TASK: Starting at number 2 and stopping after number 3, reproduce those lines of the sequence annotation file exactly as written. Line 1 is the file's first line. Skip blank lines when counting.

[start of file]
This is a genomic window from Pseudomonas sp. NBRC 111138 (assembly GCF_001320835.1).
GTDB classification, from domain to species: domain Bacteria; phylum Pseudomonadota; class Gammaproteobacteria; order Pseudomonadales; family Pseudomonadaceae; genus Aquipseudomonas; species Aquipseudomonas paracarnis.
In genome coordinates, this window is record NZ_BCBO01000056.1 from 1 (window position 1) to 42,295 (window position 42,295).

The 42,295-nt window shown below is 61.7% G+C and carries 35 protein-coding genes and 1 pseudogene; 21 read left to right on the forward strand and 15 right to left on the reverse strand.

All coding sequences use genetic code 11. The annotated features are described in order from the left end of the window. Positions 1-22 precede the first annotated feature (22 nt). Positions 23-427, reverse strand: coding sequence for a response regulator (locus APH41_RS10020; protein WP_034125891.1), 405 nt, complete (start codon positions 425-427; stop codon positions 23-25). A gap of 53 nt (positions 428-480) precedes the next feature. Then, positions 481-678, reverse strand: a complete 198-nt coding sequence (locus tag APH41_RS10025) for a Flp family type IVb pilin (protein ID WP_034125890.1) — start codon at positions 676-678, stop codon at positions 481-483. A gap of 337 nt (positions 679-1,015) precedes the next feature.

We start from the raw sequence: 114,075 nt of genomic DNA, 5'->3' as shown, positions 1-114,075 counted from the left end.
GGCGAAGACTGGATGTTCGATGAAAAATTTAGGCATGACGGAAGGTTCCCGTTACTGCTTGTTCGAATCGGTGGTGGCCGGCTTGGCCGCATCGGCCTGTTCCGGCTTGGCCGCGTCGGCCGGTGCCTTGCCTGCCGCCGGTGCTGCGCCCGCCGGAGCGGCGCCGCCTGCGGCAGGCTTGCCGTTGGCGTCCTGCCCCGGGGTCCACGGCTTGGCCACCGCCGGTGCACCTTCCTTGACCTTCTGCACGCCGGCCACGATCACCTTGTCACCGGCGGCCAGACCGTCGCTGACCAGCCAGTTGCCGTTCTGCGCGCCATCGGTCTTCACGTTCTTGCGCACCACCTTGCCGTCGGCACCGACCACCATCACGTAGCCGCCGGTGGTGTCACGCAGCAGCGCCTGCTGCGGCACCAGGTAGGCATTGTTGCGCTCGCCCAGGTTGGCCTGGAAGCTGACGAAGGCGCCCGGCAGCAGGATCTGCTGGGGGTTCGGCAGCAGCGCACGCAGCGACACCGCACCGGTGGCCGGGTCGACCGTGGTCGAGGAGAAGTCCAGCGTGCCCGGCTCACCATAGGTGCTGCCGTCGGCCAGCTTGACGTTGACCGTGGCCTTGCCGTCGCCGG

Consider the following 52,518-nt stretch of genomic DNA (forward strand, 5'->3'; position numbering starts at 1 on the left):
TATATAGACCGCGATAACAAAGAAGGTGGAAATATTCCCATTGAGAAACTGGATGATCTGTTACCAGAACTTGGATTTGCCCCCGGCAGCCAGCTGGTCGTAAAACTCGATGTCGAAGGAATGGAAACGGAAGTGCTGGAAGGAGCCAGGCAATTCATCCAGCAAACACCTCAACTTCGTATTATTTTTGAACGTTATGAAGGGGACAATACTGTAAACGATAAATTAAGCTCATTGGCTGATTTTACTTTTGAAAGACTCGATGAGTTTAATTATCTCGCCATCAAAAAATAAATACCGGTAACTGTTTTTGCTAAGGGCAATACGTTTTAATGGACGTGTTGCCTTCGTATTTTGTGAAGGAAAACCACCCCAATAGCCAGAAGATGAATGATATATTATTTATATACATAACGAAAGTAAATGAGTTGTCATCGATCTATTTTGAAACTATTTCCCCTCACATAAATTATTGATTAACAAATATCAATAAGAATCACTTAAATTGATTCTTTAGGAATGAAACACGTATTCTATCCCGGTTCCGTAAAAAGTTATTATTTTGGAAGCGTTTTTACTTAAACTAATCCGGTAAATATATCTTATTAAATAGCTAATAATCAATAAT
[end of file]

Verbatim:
GTDB classification, from domain to species: domain Bacteria; phylum Pseudomonadota; class Gammaproteobacteria; order Pseudomonadales; family Pseudomonadaceae; genus Aquipseudomonas; species Aquipseudomonas paracarnis.
In genome coordinates, this window is record NZ_BCBO01000056.1 from 1 (window position 1) to 42,295 (window position 42,295).